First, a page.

Dizzy Wright Dizzy Wright

Dizzy Wright isn’t a typical rapper. The Las Vegas artist weaves messages, insight and social commentary into his weed-flecked rhymes. His debut album, “Smokeout Conversations," on Funk Volume, peaked at number two on iTunes’ hip-hop chart upon its release in April.

On September 12, Dizzy Wright kicks off the Funk Volume 2012 Tour with labelmates Hopsin, SwizZz and DJ Hoppa. While on the road in Florida, Dizzy took a minute to pick five of his own songs that mean the most to him.

5. “Hit Me When You Comin.”

“That song was when I finally started realizing that I had a style that I knew people would fall in love with. It was on the stance of, ‘Hit me when you’re going to be a fan. If you’re not a fan now, that’s cool.’ It was my cocky, confident statement without really being cocky. I was just believing in myself.”

4. “Accept My Flaws Pt. 2,” feat. Chel’le.

“I feel like I brought out a lot of emotion in that song. I gave two different perspectives on a certain situation. In the song, a kid’s friend gets killed. They were from the 'hood and he wanted to retaliate, but he had a kid on the way. The girlfriend is like, ‘You’re out there trying to retaliate and be a thug, but you need to be a man and get ready to be a father.’ But it was his boy and he was loyal to his boy. He couldn’t just let it go. He couldn’t really change who he was.

"I think I was able to open people up to understand both sides. There’s never really a right or wrong. You just have to know how to work with each other. I know somebody who really went through that. I was able to put it into a song and make it make sense and make people learn something from it.”

3. “Funk Volume 2012,” feat. Hopsin, SwizZz, DJ Hoppa.

“That’s when I smacked all the Funk Volume fans in the face, like ‘Motherfucker, I’m here.’ I got with Funk Volume because I felt like I could stand out but also fit in. At first, the fans didn’t really accept me too well because my sound is a little more on the smooth side and I have a different approach than Hop and SwizZz, but I felt like it was a perfect song for me to be me. So I think ‘FV 2012’ shows how I fit in but how I stand out.”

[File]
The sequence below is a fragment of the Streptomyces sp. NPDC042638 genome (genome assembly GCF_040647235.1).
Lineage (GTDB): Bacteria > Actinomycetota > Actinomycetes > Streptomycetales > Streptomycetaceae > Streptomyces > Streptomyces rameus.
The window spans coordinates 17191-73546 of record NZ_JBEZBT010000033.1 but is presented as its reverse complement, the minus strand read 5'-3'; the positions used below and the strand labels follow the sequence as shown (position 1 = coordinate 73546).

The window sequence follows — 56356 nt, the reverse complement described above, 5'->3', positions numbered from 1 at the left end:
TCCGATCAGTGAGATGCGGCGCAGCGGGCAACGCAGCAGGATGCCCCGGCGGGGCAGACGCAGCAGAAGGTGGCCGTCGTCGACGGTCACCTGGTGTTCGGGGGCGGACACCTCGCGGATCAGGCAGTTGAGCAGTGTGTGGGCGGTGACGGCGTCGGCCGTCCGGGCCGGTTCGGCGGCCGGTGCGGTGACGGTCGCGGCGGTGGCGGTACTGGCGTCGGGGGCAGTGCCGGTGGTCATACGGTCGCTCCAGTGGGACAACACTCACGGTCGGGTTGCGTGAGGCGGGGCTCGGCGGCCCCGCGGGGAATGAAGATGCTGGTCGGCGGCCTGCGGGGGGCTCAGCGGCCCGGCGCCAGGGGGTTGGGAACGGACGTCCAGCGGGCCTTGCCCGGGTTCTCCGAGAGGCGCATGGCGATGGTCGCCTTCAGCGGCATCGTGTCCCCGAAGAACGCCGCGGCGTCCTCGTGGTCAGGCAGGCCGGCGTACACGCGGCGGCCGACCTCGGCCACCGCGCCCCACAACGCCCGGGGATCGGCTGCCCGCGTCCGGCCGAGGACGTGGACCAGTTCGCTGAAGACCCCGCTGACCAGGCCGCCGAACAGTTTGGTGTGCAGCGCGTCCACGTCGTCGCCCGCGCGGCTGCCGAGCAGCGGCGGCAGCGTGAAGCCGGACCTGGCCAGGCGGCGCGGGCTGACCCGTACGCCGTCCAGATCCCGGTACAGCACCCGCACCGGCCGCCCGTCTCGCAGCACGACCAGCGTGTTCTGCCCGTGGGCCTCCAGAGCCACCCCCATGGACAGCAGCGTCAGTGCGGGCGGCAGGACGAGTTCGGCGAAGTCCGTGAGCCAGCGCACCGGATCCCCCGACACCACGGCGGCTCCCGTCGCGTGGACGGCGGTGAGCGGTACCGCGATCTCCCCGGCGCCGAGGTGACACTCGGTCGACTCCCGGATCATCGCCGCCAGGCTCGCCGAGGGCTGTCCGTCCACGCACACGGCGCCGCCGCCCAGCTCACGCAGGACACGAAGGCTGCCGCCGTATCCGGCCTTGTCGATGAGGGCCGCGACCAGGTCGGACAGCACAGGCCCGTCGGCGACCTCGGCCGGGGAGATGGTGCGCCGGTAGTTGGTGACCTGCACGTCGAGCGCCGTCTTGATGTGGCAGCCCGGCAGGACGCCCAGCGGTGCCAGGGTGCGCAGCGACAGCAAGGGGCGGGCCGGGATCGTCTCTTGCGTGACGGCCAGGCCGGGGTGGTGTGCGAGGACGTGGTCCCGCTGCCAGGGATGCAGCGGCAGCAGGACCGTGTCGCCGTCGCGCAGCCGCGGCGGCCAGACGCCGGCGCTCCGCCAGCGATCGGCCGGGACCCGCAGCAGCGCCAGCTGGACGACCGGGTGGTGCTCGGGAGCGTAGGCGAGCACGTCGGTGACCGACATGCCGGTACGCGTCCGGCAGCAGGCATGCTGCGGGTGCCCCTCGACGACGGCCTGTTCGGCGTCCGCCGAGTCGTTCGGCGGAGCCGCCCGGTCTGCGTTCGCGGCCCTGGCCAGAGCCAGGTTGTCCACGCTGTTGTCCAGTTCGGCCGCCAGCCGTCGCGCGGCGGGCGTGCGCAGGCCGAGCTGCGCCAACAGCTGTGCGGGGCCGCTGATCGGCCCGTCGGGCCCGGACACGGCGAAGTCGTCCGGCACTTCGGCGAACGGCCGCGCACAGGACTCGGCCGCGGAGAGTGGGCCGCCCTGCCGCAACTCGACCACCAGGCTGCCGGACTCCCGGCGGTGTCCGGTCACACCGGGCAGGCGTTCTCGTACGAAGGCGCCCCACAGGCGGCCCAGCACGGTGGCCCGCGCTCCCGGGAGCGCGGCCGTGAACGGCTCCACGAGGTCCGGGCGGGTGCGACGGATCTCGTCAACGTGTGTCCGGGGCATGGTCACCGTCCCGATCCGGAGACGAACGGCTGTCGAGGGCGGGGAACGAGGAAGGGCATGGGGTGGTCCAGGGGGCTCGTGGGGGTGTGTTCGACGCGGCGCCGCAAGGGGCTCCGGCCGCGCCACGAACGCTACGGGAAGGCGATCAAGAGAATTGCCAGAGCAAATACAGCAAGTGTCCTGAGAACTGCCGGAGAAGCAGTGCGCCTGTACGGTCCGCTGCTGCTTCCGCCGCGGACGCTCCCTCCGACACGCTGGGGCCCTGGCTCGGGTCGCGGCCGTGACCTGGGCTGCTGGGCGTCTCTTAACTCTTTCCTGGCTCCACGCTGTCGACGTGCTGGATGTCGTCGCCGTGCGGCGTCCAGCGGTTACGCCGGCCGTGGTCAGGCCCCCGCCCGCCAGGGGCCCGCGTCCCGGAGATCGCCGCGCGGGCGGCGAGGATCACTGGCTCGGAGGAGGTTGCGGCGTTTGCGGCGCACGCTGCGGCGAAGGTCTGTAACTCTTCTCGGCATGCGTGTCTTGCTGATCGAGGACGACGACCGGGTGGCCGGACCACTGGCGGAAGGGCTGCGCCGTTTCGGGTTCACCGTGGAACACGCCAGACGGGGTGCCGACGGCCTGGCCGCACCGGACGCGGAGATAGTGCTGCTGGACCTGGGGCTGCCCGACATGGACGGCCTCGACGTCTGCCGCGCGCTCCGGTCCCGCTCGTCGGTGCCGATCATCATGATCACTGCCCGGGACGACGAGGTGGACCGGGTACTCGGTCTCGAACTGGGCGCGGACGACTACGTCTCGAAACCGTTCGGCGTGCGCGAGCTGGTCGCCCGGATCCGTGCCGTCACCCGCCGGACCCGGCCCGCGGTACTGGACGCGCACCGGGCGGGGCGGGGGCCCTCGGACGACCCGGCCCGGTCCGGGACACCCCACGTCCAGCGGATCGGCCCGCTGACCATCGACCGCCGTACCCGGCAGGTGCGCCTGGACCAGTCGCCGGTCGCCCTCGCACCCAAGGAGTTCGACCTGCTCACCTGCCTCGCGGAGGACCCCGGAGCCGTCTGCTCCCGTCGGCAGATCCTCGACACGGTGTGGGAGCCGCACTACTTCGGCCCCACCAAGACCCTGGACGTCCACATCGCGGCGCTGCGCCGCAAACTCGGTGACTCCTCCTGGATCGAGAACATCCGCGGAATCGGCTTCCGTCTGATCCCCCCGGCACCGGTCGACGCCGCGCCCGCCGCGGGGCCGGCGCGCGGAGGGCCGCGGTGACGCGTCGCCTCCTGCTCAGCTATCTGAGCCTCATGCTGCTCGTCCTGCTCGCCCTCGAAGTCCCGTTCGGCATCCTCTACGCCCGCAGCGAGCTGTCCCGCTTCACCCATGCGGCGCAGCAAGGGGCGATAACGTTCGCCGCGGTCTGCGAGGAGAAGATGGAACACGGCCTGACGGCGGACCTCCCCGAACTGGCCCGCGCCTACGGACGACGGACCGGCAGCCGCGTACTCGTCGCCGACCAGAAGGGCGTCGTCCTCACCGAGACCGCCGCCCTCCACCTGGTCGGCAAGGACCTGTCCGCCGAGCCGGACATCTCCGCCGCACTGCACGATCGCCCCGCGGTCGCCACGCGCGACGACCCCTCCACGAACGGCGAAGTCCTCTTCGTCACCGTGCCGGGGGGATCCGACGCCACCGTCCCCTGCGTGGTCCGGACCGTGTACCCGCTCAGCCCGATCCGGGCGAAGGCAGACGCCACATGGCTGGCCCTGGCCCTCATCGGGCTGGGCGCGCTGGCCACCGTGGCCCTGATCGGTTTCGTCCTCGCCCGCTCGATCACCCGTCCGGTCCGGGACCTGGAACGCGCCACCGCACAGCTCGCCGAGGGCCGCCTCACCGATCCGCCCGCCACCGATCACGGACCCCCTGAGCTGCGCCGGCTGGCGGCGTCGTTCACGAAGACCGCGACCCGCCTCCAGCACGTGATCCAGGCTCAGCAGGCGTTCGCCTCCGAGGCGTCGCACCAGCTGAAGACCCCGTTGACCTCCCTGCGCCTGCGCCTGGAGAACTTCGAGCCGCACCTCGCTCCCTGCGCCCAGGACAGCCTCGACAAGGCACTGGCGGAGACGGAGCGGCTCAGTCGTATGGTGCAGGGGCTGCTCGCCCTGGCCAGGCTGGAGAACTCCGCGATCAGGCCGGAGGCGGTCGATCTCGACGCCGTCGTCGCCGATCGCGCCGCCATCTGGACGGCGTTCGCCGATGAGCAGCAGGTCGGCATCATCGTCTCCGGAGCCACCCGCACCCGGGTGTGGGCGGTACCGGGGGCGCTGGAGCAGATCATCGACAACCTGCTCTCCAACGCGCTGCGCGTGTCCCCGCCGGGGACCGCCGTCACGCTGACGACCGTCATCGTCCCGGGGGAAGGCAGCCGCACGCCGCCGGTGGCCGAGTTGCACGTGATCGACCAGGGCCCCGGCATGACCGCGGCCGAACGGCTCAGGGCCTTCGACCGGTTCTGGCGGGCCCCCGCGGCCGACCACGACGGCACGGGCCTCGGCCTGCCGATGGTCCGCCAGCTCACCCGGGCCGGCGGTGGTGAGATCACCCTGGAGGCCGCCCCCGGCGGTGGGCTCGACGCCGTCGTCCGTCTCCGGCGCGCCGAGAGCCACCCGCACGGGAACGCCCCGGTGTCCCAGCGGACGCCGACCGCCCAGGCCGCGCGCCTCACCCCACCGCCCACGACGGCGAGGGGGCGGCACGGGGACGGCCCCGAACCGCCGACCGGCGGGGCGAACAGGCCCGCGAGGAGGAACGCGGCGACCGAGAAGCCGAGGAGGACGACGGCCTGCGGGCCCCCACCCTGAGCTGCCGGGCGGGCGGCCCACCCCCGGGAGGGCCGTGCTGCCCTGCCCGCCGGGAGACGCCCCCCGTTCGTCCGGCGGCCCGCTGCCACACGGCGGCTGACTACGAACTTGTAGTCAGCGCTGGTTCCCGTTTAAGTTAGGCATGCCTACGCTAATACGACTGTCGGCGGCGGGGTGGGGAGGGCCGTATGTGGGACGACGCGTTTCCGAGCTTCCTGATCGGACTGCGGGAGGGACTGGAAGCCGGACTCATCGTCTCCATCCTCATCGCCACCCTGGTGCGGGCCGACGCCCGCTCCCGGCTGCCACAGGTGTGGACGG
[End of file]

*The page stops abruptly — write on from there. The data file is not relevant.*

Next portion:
2. “Can’t Trust ’Em.”

“That’s one’s really important to me because I was able to be live and I was able to put out that sound and people still accepted it, the realness about it. I want to be able to just be me.

"I listen to a lot of trap shit, so I wanted to let people know I can’t trust ‘em. I feel that way because I’ve been through a lot, a bunch of learning experiences. I went through a whole bunch of different managers, labels -- even on a personal level with friends. I felt like I couldn’t trust any of them.

"The video for the song also plays a big part of it because it was the first time I really got to broadcast my personality. I was able to have everybody involved. Overall, it was just a good experience.”

 

 

1. “Solo Dolo.”

“That’s just how I operate now. Right before ‘Solo Dolo’ came out, I went through a whole soul-searching process. I was just trying to find my way on my own. People get hyped off of little things. When you start making little accomplishments, start making a name for yourself, people just start expecting more out of you. You’re able to see the real from the fake.

"I feel like I found my way just being ‘Solo Dolo’ and focusing on me. I feel like that’s my statement song because I feel like everybody feels like that or thinks like that, where they want to be ‘Solo Dolo.’ My daughter also played a big part of that. I didn’t want to be out there with a bunch of random people when I was trying to step up to the plate.”

For more from Soren Baker follow him on Twitter @SorenBaker and check out his author page on Amazon.com.

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